The opinion of the court was delivered by: Leisure, District Judge:
Petitioner Benship International, Inc. ("Benship") petitions
for an order directing the consolidation of two arbitration
proceedings (the "Arbitrations") between it and respondent
Phosphate Chemicals Export Association, Inc. ("Phosphate"). In
response, Phosphate has filed a cross-motion also seeking to
consolidate the Arbitrations, but naming it, Benship, and the
Bangladesh Agricultural Development Corporation ("BADC") as the
This action arises out of two very similar charter contracts
between Benship and Phosphate, pursuant to which Benship claims
a total balance of demurrage of approximately $174,000. The
charter contracts contain identical arbitration clauses, under
which each party to the contract selects an arbitrator, with a
third arbitrator chosen by the two party-appointed arbitrators.
This procedure was followed with respect to the demurrage
claims, however, Phosphate would not consent to Benship's
request for a consolidation of the Arbitrations, unless the
consolidated proceeding included resolution of Phosphate's
disputes with BADC.
Phosphate claims that it entered into several bills of lading
with BADC, naming BADC as the receiver of the cargo aboard the
subject vessels,*fn1 and that those bills of lading
incorporate by reference the arbitration clauses in the charter
parties. Phosphate has notified BADC of its intent to
arbitrate, and has argued that Benship's demurrage claims are
identical to the claims that Phosphate will allege against
BADC. Accordingly, Phosphate argues that all of these disputes
— those between Benship and Phosphate, and those between
Phosphate and BADC — should be resolved in a single
consolidated arbitration proceeding.
A district court has the power to consolidate arbitrations in
appropriate cases. See Compania Espanola de Petroleos, S.A. v.
Nereus Shipping, S.A., 527 F.2d 966 (2d Cir. 1975), cert.
denied, 426 U.S. 936, 96 S.Ct. 2650, 49 L.Ed.2d 387 (1976);
Elmarina, Inc. v. Comexas, N. V., 679 F. Supp. 388 (S.D.N.Y.
1988); Cable Belt Conveyors, Inc. v. Alumina Partners of
Jamaica, 669 F. Supp. 577 (S.D.N.Y.), aff'd, 857 F.2d 1461 (2d
Cir.), cert. denied, 484 U.S. 855, 108 S.Ct. 161, 98 L.Ed.2d
116 (1987); Sociedad Anonima de Navegacion Petrolera v.
Compania de Petroleos de Chile S.A., 634 F. Supp. 805 (S.D.N.Y.
1986); In re Czarnikow-Rionda Company, Inc., 512 F. Supp. 1308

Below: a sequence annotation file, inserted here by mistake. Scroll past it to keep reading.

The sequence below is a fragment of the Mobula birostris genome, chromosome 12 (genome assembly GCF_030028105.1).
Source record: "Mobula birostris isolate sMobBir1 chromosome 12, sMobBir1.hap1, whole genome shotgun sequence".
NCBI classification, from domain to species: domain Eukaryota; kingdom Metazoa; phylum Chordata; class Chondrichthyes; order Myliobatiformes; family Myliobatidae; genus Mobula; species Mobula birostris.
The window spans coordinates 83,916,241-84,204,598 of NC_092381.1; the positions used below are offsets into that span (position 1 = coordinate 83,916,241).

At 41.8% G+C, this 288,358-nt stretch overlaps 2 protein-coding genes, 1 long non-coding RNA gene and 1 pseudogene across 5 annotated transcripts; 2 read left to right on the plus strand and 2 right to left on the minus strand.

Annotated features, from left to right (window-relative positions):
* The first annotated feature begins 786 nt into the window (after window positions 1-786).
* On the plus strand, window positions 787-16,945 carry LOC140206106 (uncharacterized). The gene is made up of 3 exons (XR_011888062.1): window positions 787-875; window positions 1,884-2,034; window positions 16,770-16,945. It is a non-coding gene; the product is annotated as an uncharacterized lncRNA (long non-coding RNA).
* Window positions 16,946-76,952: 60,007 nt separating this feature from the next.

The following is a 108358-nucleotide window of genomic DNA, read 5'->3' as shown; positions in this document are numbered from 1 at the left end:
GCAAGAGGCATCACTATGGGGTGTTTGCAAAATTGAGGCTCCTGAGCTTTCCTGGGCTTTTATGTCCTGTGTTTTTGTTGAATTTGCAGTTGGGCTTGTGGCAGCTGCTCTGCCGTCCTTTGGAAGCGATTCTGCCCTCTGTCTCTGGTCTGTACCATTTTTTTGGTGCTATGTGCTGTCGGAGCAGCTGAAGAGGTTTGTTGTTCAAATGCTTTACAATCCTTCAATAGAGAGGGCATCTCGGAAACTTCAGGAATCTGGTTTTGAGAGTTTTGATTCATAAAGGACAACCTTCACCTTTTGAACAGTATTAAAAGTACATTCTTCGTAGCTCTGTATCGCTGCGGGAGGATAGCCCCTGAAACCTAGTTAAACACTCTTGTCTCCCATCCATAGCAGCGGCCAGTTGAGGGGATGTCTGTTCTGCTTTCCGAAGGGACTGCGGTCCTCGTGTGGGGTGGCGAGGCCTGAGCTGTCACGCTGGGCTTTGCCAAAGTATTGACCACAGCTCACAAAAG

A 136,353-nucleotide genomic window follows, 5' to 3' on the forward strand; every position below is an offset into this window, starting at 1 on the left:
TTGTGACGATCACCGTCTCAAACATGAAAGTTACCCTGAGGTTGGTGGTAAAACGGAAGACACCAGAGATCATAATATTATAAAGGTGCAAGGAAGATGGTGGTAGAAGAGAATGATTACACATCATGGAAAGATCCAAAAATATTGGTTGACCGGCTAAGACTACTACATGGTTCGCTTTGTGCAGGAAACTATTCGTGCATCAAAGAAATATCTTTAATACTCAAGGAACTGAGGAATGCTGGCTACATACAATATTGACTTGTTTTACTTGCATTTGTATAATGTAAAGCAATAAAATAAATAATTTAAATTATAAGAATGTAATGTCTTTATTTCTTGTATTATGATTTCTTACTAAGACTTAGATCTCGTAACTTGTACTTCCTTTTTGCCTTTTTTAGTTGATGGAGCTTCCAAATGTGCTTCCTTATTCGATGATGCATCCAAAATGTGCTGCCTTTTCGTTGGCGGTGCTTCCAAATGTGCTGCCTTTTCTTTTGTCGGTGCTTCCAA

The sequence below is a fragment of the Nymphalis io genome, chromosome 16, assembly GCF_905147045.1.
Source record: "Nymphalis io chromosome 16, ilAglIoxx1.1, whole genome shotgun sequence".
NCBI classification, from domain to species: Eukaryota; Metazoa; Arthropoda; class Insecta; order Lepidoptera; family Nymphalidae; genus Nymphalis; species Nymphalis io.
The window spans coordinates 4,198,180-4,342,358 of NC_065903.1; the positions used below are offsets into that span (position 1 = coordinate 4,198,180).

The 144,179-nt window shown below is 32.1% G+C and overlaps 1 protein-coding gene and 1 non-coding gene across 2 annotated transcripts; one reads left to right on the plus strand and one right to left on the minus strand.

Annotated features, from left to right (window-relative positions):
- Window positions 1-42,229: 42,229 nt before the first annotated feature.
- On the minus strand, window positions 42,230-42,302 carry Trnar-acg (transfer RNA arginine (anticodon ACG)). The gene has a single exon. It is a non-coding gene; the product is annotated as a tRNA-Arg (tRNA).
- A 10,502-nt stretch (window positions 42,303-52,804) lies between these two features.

(S.D.N.Y. 1981). As the Second Circuit has noted:
[T]here is more than ample support in the case law
for the propriety of a court's consolidation of
arbitrations under the federal statute. We agree
that Fed.R.Civ.P., Rules 42(a) and 81(a)(3), are
applicable. Moreover, we think the liberal
purposes of the Federal Arbitration Act clearly
require that this act be interpreted so as to
permit and even to encourage the consolidation of
arbitration proceedings in proper cases. . . .
In deciding whether to order the consolidation of
arbitrations, courts in this Circuit have considered several
factors, most important of which are the existence of common
questions of law and fact, the possibility of conflicting
awards or inconsistent results, and the avoidance of
unnecessary prejudice, delay and cost. See Elmarina, supra, 679
F. Supp. at 391 (collecting cases).
In the case at bar, Phosphate does not dispute that the facts
of this case, including the existence of virtually identical
charter contracts between identical parties, counsel in favor
of consolidation. Indeed, Phosphate has itself cross-moved to
consolidate. Rather, Phosphate merely argues that it would be
still more desirable to consolidate the Arbitrations together
with its forthcoming arbitration with BADC. Because the Court
believes that consolidation of the Arbitrations is permitted
under the relevant case law, and would result in a more
efficient disposition of those proceedings, the sole question
thus becomes whether to consolidate the arbitration between
Phosphate and BADC as well.
Although Benship's concerns regarding the potential for delay
that exists if it must await BADC's participation may or may
not be well-founded, there is a more basic principle that
requires denial of Phosphate's cross-motion: BADC is not a
party to the action now before the Court. In affirming Judge
Stewart's order consolidating arbitration, the Second Circuit
in Nereus stated that:
As Judge Stewart had all the interested parties
before him in an equitable proceeding and as there
was ample opportunity afforded to all parties to
express their views and present any testimonial or
documentary evidence they thought would support
these views, we think it was clearly proper for
Judge Stewart to take the matter of consolidation
of the two arbitration proceedings under
consideration and to make the order of
Nereus, supra, 527 F.2d at 974 (emphasis added). Here,
Phosphate is asking the Court to, in effect, compel BADC to
arbitrate in a consolidated proceeding with Phosphate and
Benship, without BADC ever having been provided with an
opportunity to be heard on the question. Moreover, to the
extent the Court's power to consolidate arbitration depends on
Fed. R.Civ.P. 42(a), see Nereus, supra, 527 F.2d at 975, that
rule is limited to actions actually pending before the Court.
See Fed. R.Civ.P. 42(a). Compelling a stranger to ...